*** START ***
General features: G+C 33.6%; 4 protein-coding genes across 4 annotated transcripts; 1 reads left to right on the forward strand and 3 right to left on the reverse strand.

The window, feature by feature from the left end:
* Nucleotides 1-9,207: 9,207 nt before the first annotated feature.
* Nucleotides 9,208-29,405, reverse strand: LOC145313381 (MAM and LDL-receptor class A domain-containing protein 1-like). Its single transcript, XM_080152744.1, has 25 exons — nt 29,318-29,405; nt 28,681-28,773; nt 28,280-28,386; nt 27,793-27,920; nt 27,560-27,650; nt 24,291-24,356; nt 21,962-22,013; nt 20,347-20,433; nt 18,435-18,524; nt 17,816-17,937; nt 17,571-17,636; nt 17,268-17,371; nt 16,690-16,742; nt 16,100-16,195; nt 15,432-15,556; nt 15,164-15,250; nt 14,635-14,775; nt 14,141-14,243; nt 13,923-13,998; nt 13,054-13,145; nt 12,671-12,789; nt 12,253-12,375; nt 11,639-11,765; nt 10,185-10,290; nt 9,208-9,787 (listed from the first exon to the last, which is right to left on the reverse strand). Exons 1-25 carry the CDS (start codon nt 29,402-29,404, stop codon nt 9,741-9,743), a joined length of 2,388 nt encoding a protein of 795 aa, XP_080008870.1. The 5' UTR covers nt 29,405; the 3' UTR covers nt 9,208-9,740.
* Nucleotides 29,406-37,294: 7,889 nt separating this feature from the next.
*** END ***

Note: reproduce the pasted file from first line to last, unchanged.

General features: G+C 33.6%; 4 protein-coding genes across 4 annotated transcripts; 1 reads left to right on the forward strand and 3 right to left on the reverse strand.

The window, feature by feature from the left end:
* Nucleotides 1-9,207: 9,207 nt before the first annotated feature.
* Nucleotides 9,208-29,405, reverse strand: LOC145313381 (MAM and LDL-receptor class A domain-containing protein 1-like). Its single transcript, XM_080152744.1, has 25 exons — nt 29,318-29,405; nt 28,681-28,773; nt 28,280-28,386; nt 27,793-27,920; nt 27,560-27,650; nt 24,291-24,356; nt 21,962-22,013; nt 20,347-20,433; nt 18,435-18,524; nt 17,816-17,937; nt 17,571-17,636; nt 17,268-17,371; nt 16,690-16,742; nt 16,100-16,195; nt 15,432-15,556; nt 15,164-15,250; nt 14,635-14,775; nt 14,141-14,243; nt 13,923-13,998; nt 13,054-13,145; nt 12,671-12,789; nt 12,253-12,375; nt 11,639-11,765; nt 10,185-10,290; nt 9,208-9,787 (listed from the first exon to the last, which is right to left on the reverse strand). Exons 1-25 carry the CDS (start codon nt 29,402-29,404, stop codon nt 9,741-9,743), a joined length of 2,388 nt encoding a protein of 795 aa, XP_080008870.1. The 5' UTR covers nt 29,405; the 3' UTR covers nt 9,208-9,740.
* Nucleotides 29,406-37,294: 7,889 nt separating this feature from the next.